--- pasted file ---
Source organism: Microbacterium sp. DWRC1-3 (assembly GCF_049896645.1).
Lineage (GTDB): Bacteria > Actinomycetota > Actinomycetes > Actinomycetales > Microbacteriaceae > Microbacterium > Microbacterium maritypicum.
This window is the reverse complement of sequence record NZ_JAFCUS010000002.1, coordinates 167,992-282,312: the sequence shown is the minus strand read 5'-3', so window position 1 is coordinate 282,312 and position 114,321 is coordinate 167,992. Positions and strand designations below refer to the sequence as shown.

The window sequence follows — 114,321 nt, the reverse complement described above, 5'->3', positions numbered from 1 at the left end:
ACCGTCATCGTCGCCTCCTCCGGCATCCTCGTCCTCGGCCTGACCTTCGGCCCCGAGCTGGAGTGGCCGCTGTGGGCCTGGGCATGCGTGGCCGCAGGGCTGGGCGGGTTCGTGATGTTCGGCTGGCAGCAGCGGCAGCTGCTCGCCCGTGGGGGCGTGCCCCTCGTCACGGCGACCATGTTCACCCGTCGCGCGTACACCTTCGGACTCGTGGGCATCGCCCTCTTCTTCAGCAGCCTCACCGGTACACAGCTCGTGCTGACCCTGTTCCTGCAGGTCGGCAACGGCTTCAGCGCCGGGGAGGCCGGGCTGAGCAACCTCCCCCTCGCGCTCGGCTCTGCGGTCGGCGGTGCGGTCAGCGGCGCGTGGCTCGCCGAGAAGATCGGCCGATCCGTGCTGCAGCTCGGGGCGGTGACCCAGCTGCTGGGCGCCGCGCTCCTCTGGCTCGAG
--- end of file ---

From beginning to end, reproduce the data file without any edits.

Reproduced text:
Source organism: Microbacterium sp. DWRC1-3 (assembly GCF_049896645.1).
Lineage (GTDB): Bacteria > Actinomycetota > Actinomycetes > Actinomycetales > Microbacteriaceae > Microbacterium > Microbacterium maritypicum.
This window is the reverse complement of sequence record NZ_JAFCUS010000002.1, coordinates 167,992-282,312: the sequence shown is the minus strand read 5'-3', so window position 1 is coordinate 282,312 and position 114,321 is coordinate 167,992. Positions and strand designations below refer to the sequence as shown.

The window sequence follows — 114,321 nt, the reverse complement described above, 5'->3', positions numbered from 1 at the left end:
ACCGTCATCGTCGCCTCCTCCGGCATCCTCGTCCTCGGCCTGACCTTCGGCCCCGAGCTGGAGTGGCCGCTGTGGGCCTGGGCATGCGTGGCCGCAGGGCTGGGCGGGTTCGTGATGTTCGGCTGGCAGCAGCGGCAGCTGCTCGCCCGTGGGGGCGTGCCCCTCGTCACGGCGACCATGTTCACCCGTCGCGCGTACACCTTCGGACTCGTGGGCATCGCCCTCTTCTTCAGCAGCCTCACCGGTACACAGCTCGTGCTGACCCTGTTCCTGCAGGTCGGCAACGGCTTCAGCGCCGGGGAGGCCGGGCTGAGCAACCTCCCCCTCGCGCTCGGCTCTGCGGTCGGCGGTGCGGTCAGCGGCGCGTGGCTCGCCGAGAAGATCGGCCGATCCGTGCTGCAGCTCGGGGCGGTGACCCAGCTGCTGGGCGCCGCGCTCCTCTGGCTCGAG